The last couple of weeks, I’ve been very ‘subliminally stressed’. There could be a lot of reasons for that, not least the space weather connection, which can cause us to feel mega-stressed physically even when our own life is going swimmingly.
But the ‘why’ is not the focus of this post, but rather, the problems it was causing me, and how I finally managed to start getting on top of it.
So, I was very stressed and tense, and that was causing a couple of the bones in my chest to start aching, and to feel very sore, whenever I pressed them. That low-level pain was in turn stressing me out, as I kept getting worried that something was going on, health-wise.
And so, a vicious circle started up, where the stress was causing the bones in my chest to ache, and the continuous aching was contributing quite a bit to my feeling stressed.
I tried using Sujok seed therapy, where I put some red lentils on the part of my hand that corresponded to the aching part of my body. When the pain is energetic in nature, this nearly always clears it up very fast – but not this time.
I tried it for 2-3 nights in a row, and while it took the immediate edge off the problem, it didn’t really shift it. So then, I tried some aromatherapy – some lemon, some lavender, something relaxing. Again, same result: it took the problem down by maybe 5%, but didn’t really touch it. Ditto with the Rescue Remedy. Ditto with taking some long walks, and doing some other stretching exercises to get the body’s energy to start moving around.
It all helped a little, but nothing was really solving the problem.
So over the weekend, on the Shabbat, the Jewish day of rest, I was talking to God about what was going on with all the pain I was experiencing in my chest, when the ‘answer’ popped into my head that I should go and take a book called Connection off my shelf, and try that.
The more you talk to God on a regular basis, the more you’ll start to trust these otherwise random-seeming flashes of inspiration.
Connections is a book written by psychologist Efim Svirsky, and around six years ago, I used it, and the visualisations it contains, a great deal, and found them very helpful. Then, I moved on to other things, like Sujok, and energy medicine, and moved away from a lot of the visualizations stuff.
But there I was, with the book in my hands, and I opened it up ‘randomly’, and got to the page where Efim describes a hypothetical problem of someone having a recurrent pain in the chest (!) that just won’t go away. In his exercise called ‘The Inner Dialogue’, he basically describes how you first go into deep relaxation, and then address the ‘block’ or pain directly, along the following lines:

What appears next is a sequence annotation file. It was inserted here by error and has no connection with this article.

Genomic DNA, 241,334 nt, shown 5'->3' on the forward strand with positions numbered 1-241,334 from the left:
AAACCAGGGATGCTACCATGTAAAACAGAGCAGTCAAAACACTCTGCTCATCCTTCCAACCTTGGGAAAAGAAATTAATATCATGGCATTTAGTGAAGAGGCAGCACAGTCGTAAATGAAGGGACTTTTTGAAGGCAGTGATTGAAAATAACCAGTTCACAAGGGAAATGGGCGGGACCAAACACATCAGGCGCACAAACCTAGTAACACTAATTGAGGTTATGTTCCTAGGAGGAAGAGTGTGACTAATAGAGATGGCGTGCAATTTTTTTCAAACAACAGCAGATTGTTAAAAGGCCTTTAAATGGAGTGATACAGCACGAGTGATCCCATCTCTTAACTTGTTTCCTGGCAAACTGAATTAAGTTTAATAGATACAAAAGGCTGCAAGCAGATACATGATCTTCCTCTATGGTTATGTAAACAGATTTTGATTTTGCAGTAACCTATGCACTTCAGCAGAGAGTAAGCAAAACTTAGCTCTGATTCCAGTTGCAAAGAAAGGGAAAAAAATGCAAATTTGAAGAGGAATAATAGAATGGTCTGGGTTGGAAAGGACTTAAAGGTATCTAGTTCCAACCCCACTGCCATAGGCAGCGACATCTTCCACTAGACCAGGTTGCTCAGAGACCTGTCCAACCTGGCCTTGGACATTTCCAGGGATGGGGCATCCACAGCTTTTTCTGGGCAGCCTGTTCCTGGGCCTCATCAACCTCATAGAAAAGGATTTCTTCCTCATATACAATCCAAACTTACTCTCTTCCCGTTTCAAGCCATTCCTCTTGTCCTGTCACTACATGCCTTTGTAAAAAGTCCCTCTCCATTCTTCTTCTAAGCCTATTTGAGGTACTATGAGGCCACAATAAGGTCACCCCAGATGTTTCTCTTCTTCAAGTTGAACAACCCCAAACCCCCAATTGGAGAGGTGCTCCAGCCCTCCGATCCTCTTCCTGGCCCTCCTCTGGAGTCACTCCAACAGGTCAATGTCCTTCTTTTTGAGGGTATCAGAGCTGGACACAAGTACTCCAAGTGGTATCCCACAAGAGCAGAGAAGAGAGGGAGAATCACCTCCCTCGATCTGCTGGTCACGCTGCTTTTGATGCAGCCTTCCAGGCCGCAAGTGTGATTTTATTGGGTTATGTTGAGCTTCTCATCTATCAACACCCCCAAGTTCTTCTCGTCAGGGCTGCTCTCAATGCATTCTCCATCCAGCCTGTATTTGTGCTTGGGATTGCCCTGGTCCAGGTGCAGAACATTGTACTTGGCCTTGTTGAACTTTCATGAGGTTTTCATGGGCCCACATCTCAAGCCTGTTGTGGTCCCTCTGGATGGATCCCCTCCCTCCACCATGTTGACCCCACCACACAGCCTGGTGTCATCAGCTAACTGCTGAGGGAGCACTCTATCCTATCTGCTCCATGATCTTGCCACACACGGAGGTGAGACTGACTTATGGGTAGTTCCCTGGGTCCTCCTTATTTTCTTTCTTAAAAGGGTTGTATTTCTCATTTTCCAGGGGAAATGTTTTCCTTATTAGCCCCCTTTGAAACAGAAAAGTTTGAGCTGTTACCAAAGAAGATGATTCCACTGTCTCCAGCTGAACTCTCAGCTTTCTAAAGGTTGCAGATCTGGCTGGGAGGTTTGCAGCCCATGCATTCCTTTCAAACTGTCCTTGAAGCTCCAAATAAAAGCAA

First, relax your body thoroughly – lie or sit comfortably, and preferably alone, in a safe space somewhere, and go through every part of your body, consciously relaxing it.
Next, imagine a pure beam of light from God – the light of the Creator of the World – shining down on you, and passing through your body. Make a note of any places where the light can’t pass through, where it is ‘blocked’ or ‘dark’.
If you have more than one block, you can ask God to give you a clue as to which one to work on first.
Go wherever your attention is drawn.
Now, you need to speak to this block / pain / darkness and ask it why it’s there, what it’s purpose is.
What color is it? What shape? What size?
Efim cautions that you shouldn’t try to censor your thoughts, or force the issue. The ‘answer’ will usually just pop into your brain naturally, all by itself. If you aren’t given a clear answer, you can keep talking to the block, asking for more information.
Once you realise this, ask yourself where this next ‘block’ is located – where is the darkness, the pain, the block that is stopping God’s light from passing through your body?
When you find that new block, repeat the process, and start asking it why it is there, and what it thinks its job is. Because those blocks come, because they think they are trying to ‘help’ us in someway, to deal with something that otherwise we would find overwhelming, painful, scary or upsetting in some way.
Once you start to get answers, you can then ask the block to leave.
Often, that’s enough to start the healing process off, but not always. So then, what do you do next?
In his book, Connection, Efim has many other exercises and visualisations, but after years of doing this stuff, I wanted to share with you what I call the ‘Saintly Shortcut’.
I’ll explain how this works by describing what happened to me, when I started doing this exercise on the energy ‘block’ / pain I was experiencing in my chest.